I’ve been thinking a lot about hygiene recently. Organisational hygiene. What got me thinking about this was hygiene in a more basic sense. I have now worked inside five large businesses in the region where the washroom facilities are truly appalling.
Washrooms where men and women share facilities and there are no door locks. Where anything you have to use must daily be brought from home. Where the plumbing doesn’t work, or overflows to produce sewage waterfall of sewage that runs down the staircase.
These are neither poor companies nor evil. They’re successful and well intentioned in terms of their contribution to clients and to society. Each of them invests in corporate social responsibility programmes. But their employees remind me, using a piece of traditional wisdom, that charity should begin at home.
Such circumstances arise, or are perpetuated, because senior management is adept at providing for itself. There are few boardrooms that possess proper bathrooms, usually maintained through commercial contracts that provide soap, paper towels and even wall mounted dispensers that squirt out small amounts of perfume at regular intervals. These can be quite alarming: I often think there is someone else in the room trying to attract my attention.
I recently took a photograph in one such executive bathroom. It shows pastel colours and smart cubicles in light oak. On one of the cubicle doors someone has written ‘Directors Only’ in felt pen. So wrong, on so many counts!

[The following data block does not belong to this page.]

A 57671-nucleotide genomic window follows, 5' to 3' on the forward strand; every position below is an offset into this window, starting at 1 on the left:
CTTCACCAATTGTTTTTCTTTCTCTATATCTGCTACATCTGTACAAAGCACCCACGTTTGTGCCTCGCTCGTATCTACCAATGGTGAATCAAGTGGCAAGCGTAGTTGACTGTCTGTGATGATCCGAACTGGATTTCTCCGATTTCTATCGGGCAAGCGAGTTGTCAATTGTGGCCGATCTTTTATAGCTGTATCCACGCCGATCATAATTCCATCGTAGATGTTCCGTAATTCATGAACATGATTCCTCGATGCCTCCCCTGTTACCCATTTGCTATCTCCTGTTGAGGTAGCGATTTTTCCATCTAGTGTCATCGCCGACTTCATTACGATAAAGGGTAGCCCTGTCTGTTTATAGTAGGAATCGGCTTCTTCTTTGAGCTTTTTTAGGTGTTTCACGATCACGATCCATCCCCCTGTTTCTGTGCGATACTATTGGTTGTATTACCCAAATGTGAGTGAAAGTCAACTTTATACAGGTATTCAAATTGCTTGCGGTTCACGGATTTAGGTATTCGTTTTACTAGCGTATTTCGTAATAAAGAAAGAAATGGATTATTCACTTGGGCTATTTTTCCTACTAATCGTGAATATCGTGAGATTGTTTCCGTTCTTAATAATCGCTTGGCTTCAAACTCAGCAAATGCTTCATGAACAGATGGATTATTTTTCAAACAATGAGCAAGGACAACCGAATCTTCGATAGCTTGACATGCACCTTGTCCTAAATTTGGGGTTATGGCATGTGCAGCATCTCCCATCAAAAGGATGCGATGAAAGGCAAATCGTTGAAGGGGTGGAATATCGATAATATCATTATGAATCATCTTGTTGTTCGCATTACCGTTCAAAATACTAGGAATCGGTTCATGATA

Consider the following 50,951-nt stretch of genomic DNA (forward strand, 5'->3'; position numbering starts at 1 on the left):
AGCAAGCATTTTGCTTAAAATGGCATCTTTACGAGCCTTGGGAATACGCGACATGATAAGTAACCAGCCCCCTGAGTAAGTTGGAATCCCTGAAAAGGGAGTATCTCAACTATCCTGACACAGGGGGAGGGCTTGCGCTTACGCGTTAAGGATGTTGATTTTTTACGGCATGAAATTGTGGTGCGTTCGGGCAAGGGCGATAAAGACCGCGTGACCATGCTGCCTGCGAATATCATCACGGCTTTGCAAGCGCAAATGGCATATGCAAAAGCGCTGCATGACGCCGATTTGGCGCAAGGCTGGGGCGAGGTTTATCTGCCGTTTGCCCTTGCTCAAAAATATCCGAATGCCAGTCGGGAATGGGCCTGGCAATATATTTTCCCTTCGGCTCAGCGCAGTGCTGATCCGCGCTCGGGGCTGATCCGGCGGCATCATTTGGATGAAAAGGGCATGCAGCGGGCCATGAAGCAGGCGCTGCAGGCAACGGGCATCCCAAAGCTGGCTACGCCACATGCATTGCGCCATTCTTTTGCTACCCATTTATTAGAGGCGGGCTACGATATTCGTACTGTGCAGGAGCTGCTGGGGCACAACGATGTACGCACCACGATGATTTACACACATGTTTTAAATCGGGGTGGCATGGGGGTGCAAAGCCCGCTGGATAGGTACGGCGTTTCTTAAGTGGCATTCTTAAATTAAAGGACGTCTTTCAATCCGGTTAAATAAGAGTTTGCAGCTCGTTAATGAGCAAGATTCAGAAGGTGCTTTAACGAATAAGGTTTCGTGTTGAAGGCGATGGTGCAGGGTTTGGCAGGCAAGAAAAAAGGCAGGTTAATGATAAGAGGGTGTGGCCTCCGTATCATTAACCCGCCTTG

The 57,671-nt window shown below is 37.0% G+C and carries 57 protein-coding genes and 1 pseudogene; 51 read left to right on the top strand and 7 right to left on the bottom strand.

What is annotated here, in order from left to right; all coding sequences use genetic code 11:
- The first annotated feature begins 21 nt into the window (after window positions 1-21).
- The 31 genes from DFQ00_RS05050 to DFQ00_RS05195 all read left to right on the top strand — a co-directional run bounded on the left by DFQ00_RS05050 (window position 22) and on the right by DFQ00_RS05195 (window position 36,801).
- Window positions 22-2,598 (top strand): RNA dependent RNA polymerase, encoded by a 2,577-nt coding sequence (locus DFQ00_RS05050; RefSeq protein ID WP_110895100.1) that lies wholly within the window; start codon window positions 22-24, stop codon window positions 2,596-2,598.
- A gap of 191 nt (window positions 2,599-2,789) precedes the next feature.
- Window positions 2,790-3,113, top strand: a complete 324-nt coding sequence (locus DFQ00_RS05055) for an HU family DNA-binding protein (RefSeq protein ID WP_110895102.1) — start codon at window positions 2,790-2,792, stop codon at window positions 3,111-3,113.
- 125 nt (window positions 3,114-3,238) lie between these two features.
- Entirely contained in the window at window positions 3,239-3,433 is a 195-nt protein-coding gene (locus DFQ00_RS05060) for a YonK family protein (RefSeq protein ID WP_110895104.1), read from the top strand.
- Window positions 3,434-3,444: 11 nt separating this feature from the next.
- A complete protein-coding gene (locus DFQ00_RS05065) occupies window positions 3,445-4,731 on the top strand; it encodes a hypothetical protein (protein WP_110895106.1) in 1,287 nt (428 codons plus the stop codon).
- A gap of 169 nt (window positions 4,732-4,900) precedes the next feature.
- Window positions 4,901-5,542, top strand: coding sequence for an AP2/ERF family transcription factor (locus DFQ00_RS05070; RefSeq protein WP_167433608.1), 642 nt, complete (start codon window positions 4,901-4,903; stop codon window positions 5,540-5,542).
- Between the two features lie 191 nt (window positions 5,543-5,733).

Anyway, poor washrooms for staff reminded me of the work of Frederick Herzberg in 20th century Philadelphia, which focused on understanding industrial mental health. He separated factors that create satisfaction and those that create dissatisfaction, and proclaimed them independent. Herzberg distinguished between:
Motivators: Challenging work, recognition, responsibility, opportunity, involvement and feeling important to the organisation.
Hygiene factors: Status, job security, salary, benefits, work conditions, health insurance. These don’t lead to higher motivation, but dissatisfaction results from their absence.
Any company will have one of four possible combinations:
High hygiene and motivation: The ideal situation where employees are highly motivated and have few complaints.
High hygiene and low motivation: Staff rarely complain but lack motivation. They live for pay day.
Low hygiene and high motivation: Employees are motivated but have a lot of complaints. The job may be exciting and challenging but salaries and work conditions are not up to par.
Low hygiene and low motivation: This is the worst situation where employees are not motivated and have many complaints.
This goes some way to explaining why so many CEOs lament low employee productivity "despite all we have done for them".
If you’re an employer digesting that insight, may I also suggest that you take a moment to check your staff washrooms?
Chris Harrison leads The Brand Inside.
He helps organisations to deliver their brands through their people. www.thebrandinside.com